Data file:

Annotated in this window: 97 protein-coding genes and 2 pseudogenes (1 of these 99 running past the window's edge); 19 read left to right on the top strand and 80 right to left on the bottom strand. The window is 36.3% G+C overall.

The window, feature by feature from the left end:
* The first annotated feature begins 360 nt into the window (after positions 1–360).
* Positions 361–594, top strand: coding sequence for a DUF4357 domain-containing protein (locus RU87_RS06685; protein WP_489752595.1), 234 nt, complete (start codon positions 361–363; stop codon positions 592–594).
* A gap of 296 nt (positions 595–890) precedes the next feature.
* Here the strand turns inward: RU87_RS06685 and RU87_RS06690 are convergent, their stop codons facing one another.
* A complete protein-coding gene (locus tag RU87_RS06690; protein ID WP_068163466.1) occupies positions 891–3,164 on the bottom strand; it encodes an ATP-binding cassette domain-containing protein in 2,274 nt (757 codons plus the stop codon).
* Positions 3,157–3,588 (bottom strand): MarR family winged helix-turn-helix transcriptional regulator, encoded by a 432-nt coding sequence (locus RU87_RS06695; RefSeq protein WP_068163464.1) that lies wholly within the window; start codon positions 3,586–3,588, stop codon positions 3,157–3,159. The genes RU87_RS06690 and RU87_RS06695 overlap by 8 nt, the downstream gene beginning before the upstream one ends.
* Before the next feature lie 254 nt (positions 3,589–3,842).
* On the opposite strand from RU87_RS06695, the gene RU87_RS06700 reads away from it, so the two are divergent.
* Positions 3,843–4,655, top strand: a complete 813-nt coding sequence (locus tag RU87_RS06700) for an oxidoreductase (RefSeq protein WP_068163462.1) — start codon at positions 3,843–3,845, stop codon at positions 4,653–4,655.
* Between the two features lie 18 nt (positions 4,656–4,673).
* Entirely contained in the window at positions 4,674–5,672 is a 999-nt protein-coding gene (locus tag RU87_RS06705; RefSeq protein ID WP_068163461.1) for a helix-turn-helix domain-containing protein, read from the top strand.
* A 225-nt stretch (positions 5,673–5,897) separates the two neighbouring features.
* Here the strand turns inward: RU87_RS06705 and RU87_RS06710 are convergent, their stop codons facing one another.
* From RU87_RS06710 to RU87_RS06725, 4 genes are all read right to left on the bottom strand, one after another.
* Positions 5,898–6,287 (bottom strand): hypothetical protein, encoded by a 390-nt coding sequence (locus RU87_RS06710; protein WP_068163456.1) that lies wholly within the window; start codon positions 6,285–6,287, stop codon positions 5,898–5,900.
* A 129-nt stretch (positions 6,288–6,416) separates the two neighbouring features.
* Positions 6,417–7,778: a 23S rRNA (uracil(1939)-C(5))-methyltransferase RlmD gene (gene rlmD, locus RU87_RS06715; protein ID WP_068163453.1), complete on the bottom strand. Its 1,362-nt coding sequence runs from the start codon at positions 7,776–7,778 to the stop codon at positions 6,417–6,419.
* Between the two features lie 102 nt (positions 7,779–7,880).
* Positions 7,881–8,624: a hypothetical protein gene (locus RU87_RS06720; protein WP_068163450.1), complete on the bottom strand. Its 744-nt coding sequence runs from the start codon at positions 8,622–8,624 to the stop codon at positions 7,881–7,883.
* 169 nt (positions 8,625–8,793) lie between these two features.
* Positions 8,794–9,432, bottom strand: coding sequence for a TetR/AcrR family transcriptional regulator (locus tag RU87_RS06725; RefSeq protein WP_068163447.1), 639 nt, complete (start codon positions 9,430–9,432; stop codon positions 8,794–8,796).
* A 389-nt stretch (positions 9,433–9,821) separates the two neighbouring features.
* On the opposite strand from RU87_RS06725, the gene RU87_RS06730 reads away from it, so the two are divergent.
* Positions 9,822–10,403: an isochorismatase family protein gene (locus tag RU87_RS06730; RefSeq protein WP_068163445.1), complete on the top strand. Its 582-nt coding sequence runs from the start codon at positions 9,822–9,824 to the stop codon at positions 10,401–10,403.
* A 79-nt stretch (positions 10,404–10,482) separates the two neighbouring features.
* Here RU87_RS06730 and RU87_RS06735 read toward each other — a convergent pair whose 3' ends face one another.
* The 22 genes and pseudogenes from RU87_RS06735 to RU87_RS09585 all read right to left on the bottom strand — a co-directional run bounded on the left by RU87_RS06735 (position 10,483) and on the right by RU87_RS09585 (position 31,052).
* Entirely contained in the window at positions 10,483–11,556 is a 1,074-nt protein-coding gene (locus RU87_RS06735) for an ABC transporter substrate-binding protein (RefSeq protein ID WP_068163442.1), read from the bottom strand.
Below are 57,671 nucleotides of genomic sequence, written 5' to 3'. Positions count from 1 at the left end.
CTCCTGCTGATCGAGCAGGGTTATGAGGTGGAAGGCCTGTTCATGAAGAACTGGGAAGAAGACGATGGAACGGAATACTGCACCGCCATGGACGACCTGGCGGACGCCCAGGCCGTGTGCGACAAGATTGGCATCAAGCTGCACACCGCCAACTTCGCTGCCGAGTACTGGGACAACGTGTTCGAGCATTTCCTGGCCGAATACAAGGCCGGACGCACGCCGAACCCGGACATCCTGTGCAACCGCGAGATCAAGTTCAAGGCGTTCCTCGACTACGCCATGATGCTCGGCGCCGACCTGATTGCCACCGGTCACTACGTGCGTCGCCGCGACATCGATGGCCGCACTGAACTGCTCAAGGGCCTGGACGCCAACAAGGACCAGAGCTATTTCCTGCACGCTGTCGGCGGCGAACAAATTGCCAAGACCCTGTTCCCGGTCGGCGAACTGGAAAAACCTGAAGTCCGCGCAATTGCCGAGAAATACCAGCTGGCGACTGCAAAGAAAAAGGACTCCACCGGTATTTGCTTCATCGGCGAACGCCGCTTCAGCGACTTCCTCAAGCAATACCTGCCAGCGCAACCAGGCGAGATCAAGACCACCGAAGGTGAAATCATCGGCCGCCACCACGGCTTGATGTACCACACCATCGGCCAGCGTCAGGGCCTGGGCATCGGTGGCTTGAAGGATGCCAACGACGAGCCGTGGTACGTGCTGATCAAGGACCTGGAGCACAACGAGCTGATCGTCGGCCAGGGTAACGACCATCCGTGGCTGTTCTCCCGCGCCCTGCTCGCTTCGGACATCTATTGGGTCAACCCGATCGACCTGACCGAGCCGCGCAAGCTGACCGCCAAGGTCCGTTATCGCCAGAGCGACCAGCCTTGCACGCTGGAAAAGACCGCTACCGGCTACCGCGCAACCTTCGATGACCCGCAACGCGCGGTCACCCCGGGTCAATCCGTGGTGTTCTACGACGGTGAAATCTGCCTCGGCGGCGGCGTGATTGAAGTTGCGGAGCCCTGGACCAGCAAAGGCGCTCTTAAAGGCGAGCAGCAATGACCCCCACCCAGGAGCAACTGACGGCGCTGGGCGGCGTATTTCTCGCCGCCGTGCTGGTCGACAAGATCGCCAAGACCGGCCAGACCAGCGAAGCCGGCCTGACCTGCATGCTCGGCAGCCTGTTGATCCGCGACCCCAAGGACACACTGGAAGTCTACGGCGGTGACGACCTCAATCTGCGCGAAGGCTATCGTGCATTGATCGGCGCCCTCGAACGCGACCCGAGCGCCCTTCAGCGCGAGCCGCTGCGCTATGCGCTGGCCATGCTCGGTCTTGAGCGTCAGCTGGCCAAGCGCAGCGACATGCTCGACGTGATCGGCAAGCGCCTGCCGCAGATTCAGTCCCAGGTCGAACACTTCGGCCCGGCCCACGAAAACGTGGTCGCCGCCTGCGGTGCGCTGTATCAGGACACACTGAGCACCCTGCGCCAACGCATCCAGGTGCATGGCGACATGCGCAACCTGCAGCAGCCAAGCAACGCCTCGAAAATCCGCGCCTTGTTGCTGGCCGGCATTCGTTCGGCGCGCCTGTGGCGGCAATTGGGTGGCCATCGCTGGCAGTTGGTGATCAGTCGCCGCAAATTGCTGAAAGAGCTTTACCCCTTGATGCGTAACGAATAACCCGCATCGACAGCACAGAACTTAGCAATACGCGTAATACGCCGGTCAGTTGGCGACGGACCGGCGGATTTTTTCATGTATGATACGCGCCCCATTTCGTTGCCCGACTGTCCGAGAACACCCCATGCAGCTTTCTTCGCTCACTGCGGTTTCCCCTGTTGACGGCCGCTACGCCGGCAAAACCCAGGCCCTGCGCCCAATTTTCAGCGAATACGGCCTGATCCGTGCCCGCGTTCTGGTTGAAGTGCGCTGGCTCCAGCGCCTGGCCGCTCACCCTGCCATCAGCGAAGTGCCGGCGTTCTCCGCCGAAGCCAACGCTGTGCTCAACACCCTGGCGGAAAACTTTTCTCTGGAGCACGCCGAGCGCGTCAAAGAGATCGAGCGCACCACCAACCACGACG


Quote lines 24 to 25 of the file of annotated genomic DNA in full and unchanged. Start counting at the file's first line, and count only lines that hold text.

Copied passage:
* A 389-nt stretch (positions 9,433–9,821) separates the two neighbouring features.
* On the opposite strand from RU87_RS06725, the gene RU87_RS06730 reads away from it, so the two are divergent.